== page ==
External Links

Play Online (Quest Version)
The Bony King of Nowhere online at textadventures.​co.​uk
Story File (Quest Version)
The Bony King of Nowhere.​quest
This game requires an interpreter program - refer to the game's documentation for details.
Story File (Glulx Port)
The Bony King of Nowhere.​gblorb
Requires a Glulx interpreter. Visit IFWiki for download links.
Play the Glulx Port Online
The Bony King of Nowhere (Glulx Port) online at textadventures.​co.​uk
Story File (Abridged Z-code Port)
The Bony King of Nowhere.​zblorb (Abridged Z-code Port) [Unnecessary objects were removed to reduce file size.]
Requires a Z-Code interpreter. Visit IFWiki for download links.
Walkthrough and map
by David Welbourn

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The Bony King of Nowhere

by Luke A. Jones profile


Web Site

(based on 7 ratings)
3 reviews

About the Story

This is a relaxed small(ish) text adventure in the classic parser style (but with a much wider vocabulary), and also with a modest attempt at humour!

Author's Comment: "After growing up with text adventures in the 80's, I wanted to make the kind of game that I would have enjoyed playing."

Game Details


Entrant, Main Festival - Spring Thing 2017


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Number of Reviews: 3
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3 of 3 people found the following review helpful:
A Quest fantasy adventure with a snarky attitude, March 25, 2023
by MathBrush
Related reviews: about 1 hour

I played this game years ago but somehow never reviewed it.

Luke Jones wrote several games in the mid-2010's that had a unique style of humor to them. The games tended to be implemented in kind of a sparse way but to have lots of characters and lots of dialogue. A typical example of the 'Luke Jones' style is the opening of this game, with words like:

You see an apple, a log, and Your Dog here.

But there's also a pigeon that drops a letter at your feet then flies away saying 'F*** you!!'

The goal of this game is to deliver a letter to a king in a fantasy world, although the actual events end up changing over time.

There's a glulx port of this as well, which I haven't tried. Overall, Luke Jones games are just a brand of their own, like halfway between Robb Sherwinn and Zork. If you like one of these games, you'll like his others.

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3 of 3 people found the following review helpful:
Reminiscent of classic Infocom games, April 28, 2017

I very much enjoyed this game.

[I'll give BRIEF descriptions, to keep this as spoiler free as possible.]

The story is very well-crafted, and it's extremely funny. I laughed aloud at least every four to five turns.

The puzzles and riddles were spot-on as well. (Not too difficult, but not too easy.)

The NPCs (that means 'non-playable characters, for those of you who are new to the IF scene) are extremely enjoyable. (HINT: (Spoiler - click to show)Sometimes you need to 'ASK so-and-so ABOUT such-and-such', and sometimes you need to 'TALK TO so-and-so' -- depending on the situation and the NPC.)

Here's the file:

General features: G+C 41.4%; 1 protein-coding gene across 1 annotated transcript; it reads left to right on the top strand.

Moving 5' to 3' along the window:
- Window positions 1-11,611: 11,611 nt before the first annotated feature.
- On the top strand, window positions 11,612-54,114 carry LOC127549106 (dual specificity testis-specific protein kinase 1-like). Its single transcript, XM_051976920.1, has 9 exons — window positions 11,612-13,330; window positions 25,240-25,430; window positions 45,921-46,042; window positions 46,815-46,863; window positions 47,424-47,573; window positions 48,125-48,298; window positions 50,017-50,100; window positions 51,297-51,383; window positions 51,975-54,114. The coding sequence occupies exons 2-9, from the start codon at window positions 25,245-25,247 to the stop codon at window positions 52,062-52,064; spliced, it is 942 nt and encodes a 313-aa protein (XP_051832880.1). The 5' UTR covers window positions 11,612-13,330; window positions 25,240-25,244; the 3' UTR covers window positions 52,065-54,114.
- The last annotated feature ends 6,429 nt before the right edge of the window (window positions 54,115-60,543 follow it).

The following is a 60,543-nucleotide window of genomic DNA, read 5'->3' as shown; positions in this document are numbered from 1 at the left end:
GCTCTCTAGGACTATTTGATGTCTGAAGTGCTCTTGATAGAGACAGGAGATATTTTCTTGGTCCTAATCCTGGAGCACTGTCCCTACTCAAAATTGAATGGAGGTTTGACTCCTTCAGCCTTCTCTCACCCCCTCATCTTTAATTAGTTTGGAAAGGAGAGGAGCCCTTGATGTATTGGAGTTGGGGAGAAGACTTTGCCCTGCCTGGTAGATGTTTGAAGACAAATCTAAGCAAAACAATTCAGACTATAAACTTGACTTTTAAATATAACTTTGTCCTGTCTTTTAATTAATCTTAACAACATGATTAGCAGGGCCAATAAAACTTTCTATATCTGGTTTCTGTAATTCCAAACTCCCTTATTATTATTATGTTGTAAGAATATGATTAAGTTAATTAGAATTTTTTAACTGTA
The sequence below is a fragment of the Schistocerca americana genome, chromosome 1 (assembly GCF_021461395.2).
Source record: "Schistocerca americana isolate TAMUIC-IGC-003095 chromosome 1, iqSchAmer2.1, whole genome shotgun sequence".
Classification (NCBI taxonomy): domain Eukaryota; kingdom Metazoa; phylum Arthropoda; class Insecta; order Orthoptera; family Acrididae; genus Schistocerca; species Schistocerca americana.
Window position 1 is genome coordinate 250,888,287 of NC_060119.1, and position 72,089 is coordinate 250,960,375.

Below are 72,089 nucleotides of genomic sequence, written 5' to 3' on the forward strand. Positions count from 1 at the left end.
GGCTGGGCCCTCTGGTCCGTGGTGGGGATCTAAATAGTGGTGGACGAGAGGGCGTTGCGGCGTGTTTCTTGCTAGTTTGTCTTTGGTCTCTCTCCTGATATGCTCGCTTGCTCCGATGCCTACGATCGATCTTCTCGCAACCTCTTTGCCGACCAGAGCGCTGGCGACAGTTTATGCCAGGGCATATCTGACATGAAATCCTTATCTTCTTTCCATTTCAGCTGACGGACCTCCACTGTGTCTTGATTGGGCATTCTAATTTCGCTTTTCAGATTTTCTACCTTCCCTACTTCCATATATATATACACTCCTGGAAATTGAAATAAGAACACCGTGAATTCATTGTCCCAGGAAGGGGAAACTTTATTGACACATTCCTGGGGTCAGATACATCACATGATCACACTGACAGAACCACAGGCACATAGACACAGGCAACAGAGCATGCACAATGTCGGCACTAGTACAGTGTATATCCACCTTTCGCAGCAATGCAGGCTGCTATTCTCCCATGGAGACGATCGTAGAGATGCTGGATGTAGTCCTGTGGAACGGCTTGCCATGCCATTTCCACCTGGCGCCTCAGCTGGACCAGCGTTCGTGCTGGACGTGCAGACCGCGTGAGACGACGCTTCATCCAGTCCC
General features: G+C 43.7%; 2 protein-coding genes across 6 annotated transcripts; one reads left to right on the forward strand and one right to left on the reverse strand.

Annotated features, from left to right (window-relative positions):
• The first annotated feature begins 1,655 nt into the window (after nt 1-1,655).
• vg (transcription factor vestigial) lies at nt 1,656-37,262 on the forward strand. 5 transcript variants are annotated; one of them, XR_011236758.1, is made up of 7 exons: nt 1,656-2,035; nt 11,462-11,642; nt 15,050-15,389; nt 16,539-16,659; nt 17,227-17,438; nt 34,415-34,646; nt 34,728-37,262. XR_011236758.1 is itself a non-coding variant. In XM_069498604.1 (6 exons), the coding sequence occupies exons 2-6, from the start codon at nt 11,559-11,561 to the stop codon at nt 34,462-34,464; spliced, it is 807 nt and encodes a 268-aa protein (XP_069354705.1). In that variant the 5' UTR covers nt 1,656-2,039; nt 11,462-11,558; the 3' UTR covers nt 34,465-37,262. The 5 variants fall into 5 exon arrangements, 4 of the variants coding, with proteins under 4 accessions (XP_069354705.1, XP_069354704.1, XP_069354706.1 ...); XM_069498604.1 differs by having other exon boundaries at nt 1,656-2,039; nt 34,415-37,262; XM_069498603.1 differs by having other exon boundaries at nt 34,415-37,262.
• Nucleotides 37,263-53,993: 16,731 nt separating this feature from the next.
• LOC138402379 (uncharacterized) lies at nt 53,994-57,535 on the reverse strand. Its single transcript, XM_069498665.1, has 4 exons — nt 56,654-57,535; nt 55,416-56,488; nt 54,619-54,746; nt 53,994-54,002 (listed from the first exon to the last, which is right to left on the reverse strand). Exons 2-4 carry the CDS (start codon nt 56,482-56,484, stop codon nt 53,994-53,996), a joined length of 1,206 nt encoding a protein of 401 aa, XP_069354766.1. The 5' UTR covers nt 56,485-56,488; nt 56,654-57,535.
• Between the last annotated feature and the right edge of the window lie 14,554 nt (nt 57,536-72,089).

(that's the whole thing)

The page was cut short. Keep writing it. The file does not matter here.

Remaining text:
Here's a question: do you enjoy a good pun? This game's packed full of them!

It has a satisfying ending as well.

Overall, I found it very enjoyable. (Did I say that already?)

If you miss the old-school parser adventures, then give this one a shot! I bet you'll be glad you did!

One note regarding the version of the game available from textadventures.co.uk as of 4/28/17 5:30 pm, CST (which I believe to be the most recent version):

Do not read this until you've officially declared that you are stuck.
(Spoiler - click to show)

If you are stuck at any point, try examining things. Sometimes you need to examine one thing to discover another.

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1 of 1 people found the following review helpful:
Here I come to save the daaayyy!, September 2, 2023
by Rovarsson (Belgium)

The Bony King of Nowhere is not a good game. It's clumsily written, with descriptions that somehow manage to be short and rambling at the same time. The tone shifts unstably between overwrought attempts at humour and heroic fantasy played straight.
The author unevenly shook a big bag of capital letters over the Objects in the game, so they are all capitalised. Except when they're not. A bunch of apostrophes mutinied and decided to pick all the wrong "itses" to go hang out.
The way the location descriptions are printed is wonky, with one half of the text on top, the automatic object listing in between and another few lines of description underneath.

It took stamina and dedication to power through instead of throwing it aside after the first few rooms.

And yet...

Underneath the clumsy wonky wobbly writing there is actually the scaffolding of a decent fantasy adventure quest.
The map is small and seemingly straightforward, but it has enough twists and turns to make it interesting. Similarly, the puzzles come across as simple, but most have a little hindrance or extra step that gives them the necessary satisfaction value.

And the inclusion of NPC Gerald the Heroic Mouse is a stroke of brilliance.

Oh, if only the author had sent this through a few more rounds of testing, and sat down at the writing desk a while longer...

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The Bony King of Nowhere on IFDB

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New walkthroughs for July 2022 by David Welbourn
On Monday, July 25, 2022, I published new walkthroughs for the games and stories listed below! Some of these were paid for by my wonderful patrons at Patreon. Please consider supporting me to make even more new walkthroughs for works of...

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